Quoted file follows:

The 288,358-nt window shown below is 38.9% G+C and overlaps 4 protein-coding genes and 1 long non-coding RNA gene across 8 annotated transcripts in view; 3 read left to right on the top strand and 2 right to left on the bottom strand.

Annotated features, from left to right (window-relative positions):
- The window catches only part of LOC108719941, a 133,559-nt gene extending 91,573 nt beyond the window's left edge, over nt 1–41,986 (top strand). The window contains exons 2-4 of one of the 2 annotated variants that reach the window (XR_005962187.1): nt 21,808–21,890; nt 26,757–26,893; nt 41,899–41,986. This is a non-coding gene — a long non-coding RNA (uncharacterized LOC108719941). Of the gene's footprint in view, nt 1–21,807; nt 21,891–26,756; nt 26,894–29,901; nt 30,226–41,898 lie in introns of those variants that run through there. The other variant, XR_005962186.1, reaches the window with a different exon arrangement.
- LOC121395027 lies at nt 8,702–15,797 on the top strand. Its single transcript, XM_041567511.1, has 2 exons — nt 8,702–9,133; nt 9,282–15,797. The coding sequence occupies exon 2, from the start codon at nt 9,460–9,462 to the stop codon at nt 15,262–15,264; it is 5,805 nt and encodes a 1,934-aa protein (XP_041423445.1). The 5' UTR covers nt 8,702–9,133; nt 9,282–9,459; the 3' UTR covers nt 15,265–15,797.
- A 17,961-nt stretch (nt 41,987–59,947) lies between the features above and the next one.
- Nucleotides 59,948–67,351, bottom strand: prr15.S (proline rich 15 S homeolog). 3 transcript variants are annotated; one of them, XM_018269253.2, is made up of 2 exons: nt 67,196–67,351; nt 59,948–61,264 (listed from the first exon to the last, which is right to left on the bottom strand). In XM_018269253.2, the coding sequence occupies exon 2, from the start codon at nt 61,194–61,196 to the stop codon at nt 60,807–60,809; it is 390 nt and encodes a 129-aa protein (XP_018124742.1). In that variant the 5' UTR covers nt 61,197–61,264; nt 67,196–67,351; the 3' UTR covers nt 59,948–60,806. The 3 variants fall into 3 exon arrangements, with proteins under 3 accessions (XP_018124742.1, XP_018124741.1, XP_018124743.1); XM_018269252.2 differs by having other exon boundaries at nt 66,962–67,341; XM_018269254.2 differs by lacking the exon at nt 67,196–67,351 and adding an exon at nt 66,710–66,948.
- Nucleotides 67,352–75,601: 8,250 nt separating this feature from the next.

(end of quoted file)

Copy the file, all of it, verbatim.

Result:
The 288,358-nt window shown below is 38.9% G+C and overlaps 4 protein-coding genes and 1 long non-coding RNA gene across 8 annotated transcripts in view; 3 read left to right on the top strand and 2 right to left on the bottom strand.

Annotated features, from left to right (window-relative positions):
- The window catches only part of LOC108719941, a 133,559-nt gene extending 91,573 nt beyond the window's left edge, over nt 1–41,986 (top strand). The window contains exons 2-4 of one of the 2 annotated variants that reach the window (XR_005962187.1): nt 21,808–21,890; nt 26,757–26,893; nt 41,899–41,986. This is a non-coding gene — a long non-coding RNA (uncharacterized LOC108719941). Of the gene's footprint in view, nt 1–21,807; nt 21,891–26,756; nt 26,894–29,901; nt 30,226–41,898 lie in introns of those variants that run through there. The other variant, XR_005962186.1, reaches the window with a different exon arrangement.
- LOC121395027 lies at nt 8,702–15,797 on the top strand. Its single transcript, XM_041567511.1, has 2 exons — nt 8,702–9,133; nt 9,282–15,797. The coding sequence occupies exon 2, from the start codon at nt 9,460–9,462 to the stop codon at nt 15,262–15,264; it is 5,805 nt and encodes a 1,934-aa protein (XP_041423445.1). The 5' UTR covers nt 8,702–9,133; nt 9,282–9,459; the 3' UTR covers nt 15,265–15,797.
- A 17,961-nt stretch (nt 41,987–59,947) lies between the features above and the next one.
- Nucleotides 59,948–67,351, bottom strand: prr15.S (proline rich 15 S homeolog). 3 transcript variants are annotated; one of them, XM_018269253.2, is made up of 2 exons: nt 67,196–67,351; nt 59,948–61,264 (listed from the first exon to the last, which is right to left on the bottom strand). In XM_018269253.2, the coding sequence occupies exon 2, from the start codon at nt 61,194–61,196 to the stop codon at nt 60,807–60,809; it is 390 nt and encodes a 129-aa protein (XP_018124742.1). In that variant the 5' UTR covers nt 61,197–61,264; nt 67,196–67,351; the 3' UTR covers nt 59,948–60,806. The 3 variants fall into 3 exon arrangements, with proteins under 3 accessions (XP_018124742.1, XP_018124741.1, XP_018124743.1); XM_018269252.2 differs by having other exon boundaries at nt 66,962–67,341; XM_018269254.2 differs by lacking the exon at nt 67,196–67,351 and adding an exon at nt 66,710–66,948.
- Nucleotides 67,352–75,601: 8,250 nt separating this feature from the next.